The first step to perfecting your management skills is a step back. Try to see yourself through your employees’ eyes and ask yourself these questions:
1. How’s the stress?
There’s a difference between the kind of stress that keeps you on your toes and the kind that forces unscheduled downtime. Anger, a tendency to take unsafe shortcuts, failure to remember important things. . . these are signs of unhealthy levels.
2. Who has my back?
Ask a trustworthy associate to help monitor your reactions and provide that much needed reality check. If your ally confirms you’re over-stressed, start by looking at your schedule.
3. How many hours can I reasonably commit?
If you think the more hours you work, the more you’ll get done, you’re wrong. Your productivity declines when you’re overworked. Determine the number of hours that equate to a week’s peak performance and stick with that number no matter what. Successive weeks of top-notch results soon add up to a job well done.
4. Can I delegate?
Delegating takes courage if you’re used to thinking you’re the only one who can do things right. Pick the most qualified candidate, expect a learning curve, provide guidance, then reap the rewards of qualified staff who back you up when you need them most.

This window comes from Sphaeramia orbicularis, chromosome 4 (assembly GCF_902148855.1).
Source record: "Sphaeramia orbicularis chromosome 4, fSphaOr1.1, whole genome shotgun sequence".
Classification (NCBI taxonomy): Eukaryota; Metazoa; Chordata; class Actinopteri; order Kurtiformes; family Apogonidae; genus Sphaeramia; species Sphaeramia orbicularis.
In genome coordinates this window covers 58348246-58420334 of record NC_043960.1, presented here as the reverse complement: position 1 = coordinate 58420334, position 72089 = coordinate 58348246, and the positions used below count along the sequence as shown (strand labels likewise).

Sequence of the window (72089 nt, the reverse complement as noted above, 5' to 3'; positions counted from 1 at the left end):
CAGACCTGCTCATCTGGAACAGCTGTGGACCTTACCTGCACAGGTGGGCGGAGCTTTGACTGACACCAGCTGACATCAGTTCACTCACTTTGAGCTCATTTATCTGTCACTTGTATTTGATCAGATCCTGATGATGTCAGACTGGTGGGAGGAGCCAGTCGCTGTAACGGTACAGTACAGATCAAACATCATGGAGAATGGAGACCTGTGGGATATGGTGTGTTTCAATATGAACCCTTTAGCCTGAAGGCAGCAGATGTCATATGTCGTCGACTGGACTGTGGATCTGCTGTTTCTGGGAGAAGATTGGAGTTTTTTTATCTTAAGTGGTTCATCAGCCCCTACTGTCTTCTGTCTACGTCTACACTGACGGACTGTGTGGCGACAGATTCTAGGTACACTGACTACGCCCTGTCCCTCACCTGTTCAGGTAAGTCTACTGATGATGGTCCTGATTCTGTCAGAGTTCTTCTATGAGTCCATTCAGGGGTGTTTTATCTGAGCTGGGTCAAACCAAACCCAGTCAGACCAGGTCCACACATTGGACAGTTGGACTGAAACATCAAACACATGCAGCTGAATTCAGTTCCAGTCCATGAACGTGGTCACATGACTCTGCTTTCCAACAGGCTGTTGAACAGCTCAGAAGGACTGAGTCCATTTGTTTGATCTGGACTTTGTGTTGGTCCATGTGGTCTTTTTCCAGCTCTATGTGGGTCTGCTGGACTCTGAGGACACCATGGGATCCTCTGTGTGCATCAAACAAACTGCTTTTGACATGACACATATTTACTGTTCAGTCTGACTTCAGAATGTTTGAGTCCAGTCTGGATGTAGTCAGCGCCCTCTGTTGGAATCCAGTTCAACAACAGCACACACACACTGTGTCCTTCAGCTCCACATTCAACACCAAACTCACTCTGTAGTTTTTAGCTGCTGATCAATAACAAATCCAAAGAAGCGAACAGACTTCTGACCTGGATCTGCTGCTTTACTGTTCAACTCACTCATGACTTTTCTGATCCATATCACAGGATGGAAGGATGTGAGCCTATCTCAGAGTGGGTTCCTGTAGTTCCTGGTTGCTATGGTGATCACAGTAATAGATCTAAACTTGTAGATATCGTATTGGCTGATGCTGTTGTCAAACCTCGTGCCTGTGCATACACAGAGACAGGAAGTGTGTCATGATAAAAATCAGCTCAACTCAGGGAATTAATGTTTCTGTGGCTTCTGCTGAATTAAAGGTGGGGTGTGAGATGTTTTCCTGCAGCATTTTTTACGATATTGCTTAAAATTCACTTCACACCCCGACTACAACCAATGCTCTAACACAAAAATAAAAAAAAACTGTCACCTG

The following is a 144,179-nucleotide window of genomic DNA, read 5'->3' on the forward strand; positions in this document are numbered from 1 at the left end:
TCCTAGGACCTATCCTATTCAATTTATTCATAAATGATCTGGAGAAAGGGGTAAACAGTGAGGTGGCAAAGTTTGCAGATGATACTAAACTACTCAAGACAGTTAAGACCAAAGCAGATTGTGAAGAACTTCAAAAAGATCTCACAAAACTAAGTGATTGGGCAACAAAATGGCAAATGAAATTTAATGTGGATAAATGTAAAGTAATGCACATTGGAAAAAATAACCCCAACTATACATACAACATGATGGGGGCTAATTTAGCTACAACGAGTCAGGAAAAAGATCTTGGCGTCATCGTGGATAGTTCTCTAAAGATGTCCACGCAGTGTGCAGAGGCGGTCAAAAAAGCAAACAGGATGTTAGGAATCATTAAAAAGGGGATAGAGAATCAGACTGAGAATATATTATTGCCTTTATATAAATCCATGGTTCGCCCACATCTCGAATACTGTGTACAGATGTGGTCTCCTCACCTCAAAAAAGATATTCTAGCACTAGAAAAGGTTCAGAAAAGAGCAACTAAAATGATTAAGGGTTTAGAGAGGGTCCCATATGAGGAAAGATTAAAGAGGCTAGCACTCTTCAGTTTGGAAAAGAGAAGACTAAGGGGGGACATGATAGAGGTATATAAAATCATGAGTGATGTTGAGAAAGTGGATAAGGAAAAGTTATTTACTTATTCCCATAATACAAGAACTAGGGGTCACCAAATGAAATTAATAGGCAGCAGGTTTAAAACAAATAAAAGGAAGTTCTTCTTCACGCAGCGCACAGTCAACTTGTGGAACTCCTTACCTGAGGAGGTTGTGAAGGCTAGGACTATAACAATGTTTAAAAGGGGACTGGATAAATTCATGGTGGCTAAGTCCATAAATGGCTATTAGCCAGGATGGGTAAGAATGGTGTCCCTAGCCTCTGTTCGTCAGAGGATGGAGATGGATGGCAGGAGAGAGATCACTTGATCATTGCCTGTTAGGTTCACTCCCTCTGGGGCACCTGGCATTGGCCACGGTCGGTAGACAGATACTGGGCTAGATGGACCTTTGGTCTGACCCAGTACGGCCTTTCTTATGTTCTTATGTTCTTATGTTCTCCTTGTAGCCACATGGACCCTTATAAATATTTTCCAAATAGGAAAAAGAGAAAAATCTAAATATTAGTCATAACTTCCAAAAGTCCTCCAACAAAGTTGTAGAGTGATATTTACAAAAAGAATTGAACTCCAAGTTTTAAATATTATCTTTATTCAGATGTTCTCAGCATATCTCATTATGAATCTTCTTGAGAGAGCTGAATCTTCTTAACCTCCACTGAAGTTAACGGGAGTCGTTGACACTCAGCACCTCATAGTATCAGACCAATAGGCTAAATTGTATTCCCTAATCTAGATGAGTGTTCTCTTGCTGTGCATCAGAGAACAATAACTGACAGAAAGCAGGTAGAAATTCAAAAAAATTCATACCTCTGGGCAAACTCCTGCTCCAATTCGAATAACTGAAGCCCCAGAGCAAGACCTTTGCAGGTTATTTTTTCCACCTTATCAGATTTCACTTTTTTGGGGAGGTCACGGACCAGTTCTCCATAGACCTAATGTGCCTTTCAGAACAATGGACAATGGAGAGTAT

5. Do I communicate?
Communication works both ways and regular meetings create the format for open and honest discussions. Management pros recommend monthly meetings for all employees, weekly meetings for teams, and daily meetings between top management and team leaders.
6. Do I know what’s important?
It’s easy to get distracted from core problems when they lead to crisis situations, but a successful manager always stays focused on the big picture. While anyone can pick up a bucket to douse a fire, only the boss can ban flammable materials from the storage shed.
7. Am I open to advice?
Besides your personal stress-management ally, and your communicative staff, you can reach out to the experienced pros at the Service Corps Of Retired Executives. You’ll find this free service at SCORE.org.
Remember, managing yourself successfully is the key to being the manager your employees need and deserve.